Search Modern Luxury

FLOWER POWER Alaskan king crab with cara cara navel pieces, spring onion and edible flowers

Flying High

by Lisa Shames | Photography by Anthony Tahlier | CS magazine | April 27, 2016

It sounds like one of those crazy Top Chef challenges: Create an elegant and delicious multicourse gluten-free meal that—here’s the catch—no one would know is gluten-free. And while you’re at it, throw in some pasta and bread too. Not only did chef Noah Sandoval do all that while at Lakeview’s Senza; he earned a Michelin star in the process. After a meal at that now-closed restaurant, one couldn’t help but wonder what Sandoval could do without the ingredient restriction.
Plenty, as it turns out. At Oriole, a charming 28-seat spot in the West Loop, Sandoval, who also worked at Schwa, offers a tasting menu that serves as a wonderful reminder of why this type of dining—time commitment and high price tag notwithstanding—still matters. Talented company helps: Award-winning Pastry Chef Genie Kwon (Boka, Eleven Madison Park) is a partner, and Sandoval’s wife, Cara, another Senza vet, runs the front of the house. There’s also star power on the beverage side with former Intro sommelier Aaron McManus.

Before you can experience all Oriole has to offer, though, you first have to find it. That might involve convincing your taxi driver that, yes, there really is a restaurant at the end of that desolate street. If that doesn’t persuade him, perhaps Oriole’s hostess waving at you from outside the restaurant—in the rain, no less—will. Regardless, I predict that soon enough, plenty of people will join the cognoscenti in knowing exactly where Oriole is located.

The intrigue continues inside, as that helpful hostess bends down to lift the door of an industrial elevator car, which you then pass through to enter. Oriole’s a serene, pretty space with two long gray banquettes on either side of the small room and a smattering of white tablecloth-covered tables in the middle. Decor is limited—a few modern light fixtures here; miniscule flower vases there. But odds are your attention will be focused on the far end of the room where the partially glass-enclosed white-tiled kitchen is located. There you can watch Sandoval and his team of chefs calmly prepare the 15 or so courses that you’ll soon be eating. And once you’re served, thinking about what is or isn’t decorating the room won’t be your most pressing thought.

Rather, you’ll want to know where that subtle hint of smoke in the caviar-topped Scottish langoustine comes from (that would be the torched lardo wrapping the firm shellfish, I was told). It’s only one bite, but, boy, what an incredible impression it makes—and it’s followed by many more.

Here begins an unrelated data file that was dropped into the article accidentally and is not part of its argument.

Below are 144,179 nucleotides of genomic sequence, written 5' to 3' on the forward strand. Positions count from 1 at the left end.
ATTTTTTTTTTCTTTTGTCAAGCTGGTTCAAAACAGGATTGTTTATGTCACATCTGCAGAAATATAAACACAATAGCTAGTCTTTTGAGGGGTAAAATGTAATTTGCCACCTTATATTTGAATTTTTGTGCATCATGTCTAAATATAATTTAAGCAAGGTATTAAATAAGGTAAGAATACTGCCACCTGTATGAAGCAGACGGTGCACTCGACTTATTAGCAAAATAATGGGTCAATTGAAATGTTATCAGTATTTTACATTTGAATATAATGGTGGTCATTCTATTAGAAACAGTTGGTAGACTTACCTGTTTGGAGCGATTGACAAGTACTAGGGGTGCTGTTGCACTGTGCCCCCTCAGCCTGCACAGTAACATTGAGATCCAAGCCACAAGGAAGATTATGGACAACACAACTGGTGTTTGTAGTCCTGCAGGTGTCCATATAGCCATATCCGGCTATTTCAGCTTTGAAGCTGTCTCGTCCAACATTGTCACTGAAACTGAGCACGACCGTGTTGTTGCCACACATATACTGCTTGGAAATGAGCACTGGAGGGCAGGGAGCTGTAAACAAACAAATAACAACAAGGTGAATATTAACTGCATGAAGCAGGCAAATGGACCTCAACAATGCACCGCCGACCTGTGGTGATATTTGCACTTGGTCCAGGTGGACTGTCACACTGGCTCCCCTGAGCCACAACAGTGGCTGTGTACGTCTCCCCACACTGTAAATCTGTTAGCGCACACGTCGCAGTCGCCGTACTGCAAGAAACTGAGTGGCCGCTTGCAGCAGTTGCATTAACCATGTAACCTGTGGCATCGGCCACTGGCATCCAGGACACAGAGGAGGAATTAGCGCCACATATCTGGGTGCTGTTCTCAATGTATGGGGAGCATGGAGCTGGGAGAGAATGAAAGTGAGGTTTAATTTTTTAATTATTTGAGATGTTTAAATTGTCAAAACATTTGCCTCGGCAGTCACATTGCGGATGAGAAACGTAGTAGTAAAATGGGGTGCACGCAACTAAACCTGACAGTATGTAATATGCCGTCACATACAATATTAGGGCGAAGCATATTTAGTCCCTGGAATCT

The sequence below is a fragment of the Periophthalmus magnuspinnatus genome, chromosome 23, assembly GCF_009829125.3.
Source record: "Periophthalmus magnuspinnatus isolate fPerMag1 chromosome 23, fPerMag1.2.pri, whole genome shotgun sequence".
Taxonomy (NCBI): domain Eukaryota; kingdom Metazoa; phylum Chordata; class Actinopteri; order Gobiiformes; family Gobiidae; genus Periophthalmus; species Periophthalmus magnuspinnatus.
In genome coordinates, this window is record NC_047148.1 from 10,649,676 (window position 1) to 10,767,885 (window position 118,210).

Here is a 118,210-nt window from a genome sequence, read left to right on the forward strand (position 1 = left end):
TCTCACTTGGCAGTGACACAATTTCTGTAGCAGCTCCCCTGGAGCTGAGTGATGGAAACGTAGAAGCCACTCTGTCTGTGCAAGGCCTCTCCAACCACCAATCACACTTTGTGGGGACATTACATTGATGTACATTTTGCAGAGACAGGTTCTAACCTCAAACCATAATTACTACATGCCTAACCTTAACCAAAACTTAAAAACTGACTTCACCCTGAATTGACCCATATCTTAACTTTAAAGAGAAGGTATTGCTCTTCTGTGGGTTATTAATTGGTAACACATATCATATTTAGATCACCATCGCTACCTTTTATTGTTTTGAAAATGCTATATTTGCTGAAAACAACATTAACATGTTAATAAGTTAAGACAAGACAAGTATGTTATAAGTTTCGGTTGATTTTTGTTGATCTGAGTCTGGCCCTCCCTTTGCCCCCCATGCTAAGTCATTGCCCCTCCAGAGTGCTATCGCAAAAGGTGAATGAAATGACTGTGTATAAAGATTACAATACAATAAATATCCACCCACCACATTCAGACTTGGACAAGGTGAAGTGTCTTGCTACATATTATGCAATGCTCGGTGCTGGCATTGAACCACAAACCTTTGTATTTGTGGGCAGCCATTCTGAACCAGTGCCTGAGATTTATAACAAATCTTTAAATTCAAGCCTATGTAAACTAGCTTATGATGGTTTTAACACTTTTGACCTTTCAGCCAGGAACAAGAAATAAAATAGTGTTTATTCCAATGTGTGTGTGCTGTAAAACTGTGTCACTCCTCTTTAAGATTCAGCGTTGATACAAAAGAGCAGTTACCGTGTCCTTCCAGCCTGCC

Next up is a black shallow bowl delicately layered with thin slices of jamon Iberico de Bellota, crunchy black walnuts, pickled mustard seeds and bits of Campo de Montalban, a Manchego-like cheese. Even the most traditional Spaniards would approve of the way their prized jamon is gussied up while still respecting what makes it so great in the first place.

It’s by about the fourth course—a lovely ceramic bowl filled with chunks of sweet Alaskan king crab, cara cara orange pieces and edible flowers all resting in a light spring onion cream sauce—that I become aware of how terrific the beverage pairings are here. Sure, Champagne and a wonderful Junmai Ginjo sake have already passed through, but it’s the 2014 Domaine Weinbach Clos des Capucins riesling that really turns my attention to the synergy going on between what’s on the plate and in my glass.

And I’m not even halfway through my dinner.

There’s a skewer of Icelandic steelhead trout that’s grilled on binchotan charcoal until it’s just barely cooked. It’s paired with a bowl of funky fish broth studded with microherbs, mushrooms and trout roe. I dare you not to smile when those fish eggs pop in your mouth revealing their sea-flavored liquid.

Smiling is, in fact, something that happens a lot at Oriole, and not just from the diners when they, say, spread the creamy housemade butter on a slice of baked-in-house sourdough bread or when the cheese course arrives on a crisp thin cracker looking like something out of a fairy tale. Servers seem to be having a terrific time too, and it shows.

If there’s a running theme through all these diverse dishes, it would be the purity of flavors that come through loud and clear. During the Slagel Farms lamb belly course, I played a game with myself to see how small a bite I could take of the tender meat and still get that rich, earthy flavor. Answer: very small. “My philosophy is that every ingredient should taste as much of itself as it can,” says Sandoval. Good idea.

Another theme is the seamless flow from one course to the next. And that goes for dessert too, which starts with a pineapple-sorbet lollipop of sorts presented in a Lucite box to cleanse the palate, before moving on to a lovely chocolate and goat yogurt dish that looks like it’s wrapped in a thin sheet of burlap, which is followed by an all-white chicory custard with a hint of whiskey. To finish? A still-warm mini almond croissant with notes of cardamon, rose and acacia honey.

At this point, I was full—but not overly stuffed as sometimes happens with lengthy tasting menus. I found myself jealous of the couple next to me just starting their culinary journey—so much so that I wanted to lean over and tell them of all the great things to come. But I didn’t want to spoil all the fun surprises.

“I’m living the dream,” says Sandoval, who adds that he hired people he can learn from as well as teach. “I feel so lucky,” he says.

He’s not the only one.

661 W. Walnut St., 312.877.5339

Dinner: Tue.-Sat.
Tasting menu: $175
Beverage pairings: $75 (wine, beer and cocktail), $125 (wine only)